There was also a ‘first’ for The Cochrane Collaboration when the Cochrane Library published a qualitative evidence synthesis integrated with a Cochrane effectiveness review (Lewin et al. 2010, Glenton et al. 2013). The importance of these methodological developments, as well as the evidence-based guidance and its potential impact on maternal and child health, was described in more detail in an editorial published in the Cochrane Library (Gülmezoglu et al. 2013), and in an article in the Guardian newspaper (Morton 2013).
Publication of the OptimizeMNH recommendations should help nurses and midwives and their professional organizations meet the global challenge to further reduce maternal, neonatal and child deaths by better organizing their respective workforces and collaborating more actively and effectively with other cadres of health workers. The Guidance Panel made 119 recommendations: 36 for lay health workers, 23 for auxiliary nurses, 17 for auxiliary nurse midwives, 13 for nurses, 13 for midwives, eight for associate clinicians, eight for advanced level associate clinicians, and one for non-specialist doctors. For example, inserting and removing intrauterine devices and contraceptive implants by nurses and midwives was recommended for implementation. However, insertion and removal of contraceptive implants by lay health workers was only recommended in the context of further rigorous research. This rating category indicates that there were important uncertainties about the intervention being implemented by this cadre. In such instances, the implementation can still be undertaken at a large scale, provided that it takes the form of research which is able to address unanswered questions and uncertainties related both to the effectiveness of an intervention and its acceptability and feasibility (WHO 2012).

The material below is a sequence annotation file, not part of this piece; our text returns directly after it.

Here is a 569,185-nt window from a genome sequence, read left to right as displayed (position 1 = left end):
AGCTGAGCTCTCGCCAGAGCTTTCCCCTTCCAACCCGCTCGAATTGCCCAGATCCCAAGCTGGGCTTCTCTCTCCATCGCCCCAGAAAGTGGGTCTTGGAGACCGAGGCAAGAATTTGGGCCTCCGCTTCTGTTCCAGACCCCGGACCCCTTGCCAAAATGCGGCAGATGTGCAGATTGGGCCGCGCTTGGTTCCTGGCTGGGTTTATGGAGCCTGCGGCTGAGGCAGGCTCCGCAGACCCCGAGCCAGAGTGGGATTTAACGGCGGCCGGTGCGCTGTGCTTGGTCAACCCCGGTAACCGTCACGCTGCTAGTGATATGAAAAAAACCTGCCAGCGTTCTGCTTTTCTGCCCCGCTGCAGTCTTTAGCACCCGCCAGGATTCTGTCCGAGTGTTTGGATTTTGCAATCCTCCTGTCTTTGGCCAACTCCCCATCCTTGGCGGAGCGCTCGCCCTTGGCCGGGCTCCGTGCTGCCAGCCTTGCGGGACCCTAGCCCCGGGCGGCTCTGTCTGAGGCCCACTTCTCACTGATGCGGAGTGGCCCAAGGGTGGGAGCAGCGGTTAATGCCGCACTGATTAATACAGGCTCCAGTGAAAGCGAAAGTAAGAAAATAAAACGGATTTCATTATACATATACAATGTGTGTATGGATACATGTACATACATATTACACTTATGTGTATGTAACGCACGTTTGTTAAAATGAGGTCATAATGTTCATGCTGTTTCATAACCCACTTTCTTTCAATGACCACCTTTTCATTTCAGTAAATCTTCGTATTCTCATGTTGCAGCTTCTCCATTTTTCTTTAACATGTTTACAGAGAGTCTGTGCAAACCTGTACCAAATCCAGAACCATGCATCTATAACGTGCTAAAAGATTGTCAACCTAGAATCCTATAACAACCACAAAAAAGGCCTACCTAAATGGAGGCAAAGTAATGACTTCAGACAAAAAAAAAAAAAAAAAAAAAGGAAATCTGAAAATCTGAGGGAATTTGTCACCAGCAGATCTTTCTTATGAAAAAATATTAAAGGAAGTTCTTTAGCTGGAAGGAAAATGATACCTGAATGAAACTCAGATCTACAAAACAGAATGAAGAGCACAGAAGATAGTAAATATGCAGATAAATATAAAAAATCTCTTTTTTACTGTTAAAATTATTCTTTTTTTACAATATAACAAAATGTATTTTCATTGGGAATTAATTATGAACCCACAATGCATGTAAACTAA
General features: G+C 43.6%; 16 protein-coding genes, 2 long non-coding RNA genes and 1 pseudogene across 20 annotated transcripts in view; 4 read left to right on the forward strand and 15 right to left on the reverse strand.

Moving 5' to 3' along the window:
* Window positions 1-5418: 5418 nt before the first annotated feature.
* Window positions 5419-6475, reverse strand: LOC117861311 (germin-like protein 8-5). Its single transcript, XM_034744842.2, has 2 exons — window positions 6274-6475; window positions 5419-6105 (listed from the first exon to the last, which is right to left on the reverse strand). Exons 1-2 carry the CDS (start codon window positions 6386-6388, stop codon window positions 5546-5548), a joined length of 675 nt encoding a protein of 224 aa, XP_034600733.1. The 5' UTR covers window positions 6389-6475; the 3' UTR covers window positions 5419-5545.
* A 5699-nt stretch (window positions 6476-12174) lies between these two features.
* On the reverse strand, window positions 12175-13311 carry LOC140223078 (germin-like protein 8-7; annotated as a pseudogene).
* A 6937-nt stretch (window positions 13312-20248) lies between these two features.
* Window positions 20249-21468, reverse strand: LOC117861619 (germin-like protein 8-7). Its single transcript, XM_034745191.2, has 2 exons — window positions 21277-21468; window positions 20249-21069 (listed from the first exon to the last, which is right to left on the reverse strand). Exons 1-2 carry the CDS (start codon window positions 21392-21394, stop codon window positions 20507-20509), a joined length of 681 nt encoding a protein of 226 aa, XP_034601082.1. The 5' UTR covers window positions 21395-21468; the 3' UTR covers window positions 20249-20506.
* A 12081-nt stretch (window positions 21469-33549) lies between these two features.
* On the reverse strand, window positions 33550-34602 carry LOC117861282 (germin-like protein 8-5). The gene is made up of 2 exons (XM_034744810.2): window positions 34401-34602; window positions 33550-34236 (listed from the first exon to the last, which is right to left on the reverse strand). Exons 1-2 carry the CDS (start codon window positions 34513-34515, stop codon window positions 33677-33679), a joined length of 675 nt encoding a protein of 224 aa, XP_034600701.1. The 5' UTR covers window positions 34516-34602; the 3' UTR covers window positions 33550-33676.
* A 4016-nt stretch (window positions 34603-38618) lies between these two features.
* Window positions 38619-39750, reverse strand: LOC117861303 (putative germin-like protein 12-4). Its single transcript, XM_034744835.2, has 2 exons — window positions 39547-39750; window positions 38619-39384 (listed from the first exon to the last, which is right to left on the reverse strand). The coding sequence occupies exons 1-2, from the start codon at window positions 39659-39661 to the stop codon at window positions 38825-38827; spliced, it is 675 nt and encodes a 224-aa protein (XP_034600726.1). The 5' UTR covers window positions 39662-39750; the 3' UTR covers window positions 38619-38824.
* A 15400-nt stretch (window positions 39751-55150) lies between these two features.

Current roles and responsibilities of different cadres of health workers vary greatly from country to country and in many cases specific cadres may be delivering care and interventions informally, without the support of formal policies and clinical supervision to protect them and their patients. The guidance serves to clarify what different cadres of health workers can reasonably be expected to do and the support they need to do it.
Nurses and midwives globally are encouraged to access the OptimizeMNH guidance (WHO 2012) and interactive tools (www.optimizemnh.org) and consider how best to more rationally distribute tasks, roles and responsibilities among cadres of health workers to ensure that every woman and child has access to an effective health worker and service. This involves better coordination of the task between doctors, nurses and midwives, and nurses and midwives and lay health workers. The guidance recommends different sets of task shifting between healthcare cadres dependent on the context and needs of countries. Nurses and midwives in high-income countries are also recommended to consider the option of reverse innovation by implementing recommendations for cadres of staff, interventions and services pioneered in lower income countries where significant health gains have already been made through task optimization and shifting in less complex and less costly health systems (Harris & Noyes 2012, Johnson et al. 2013).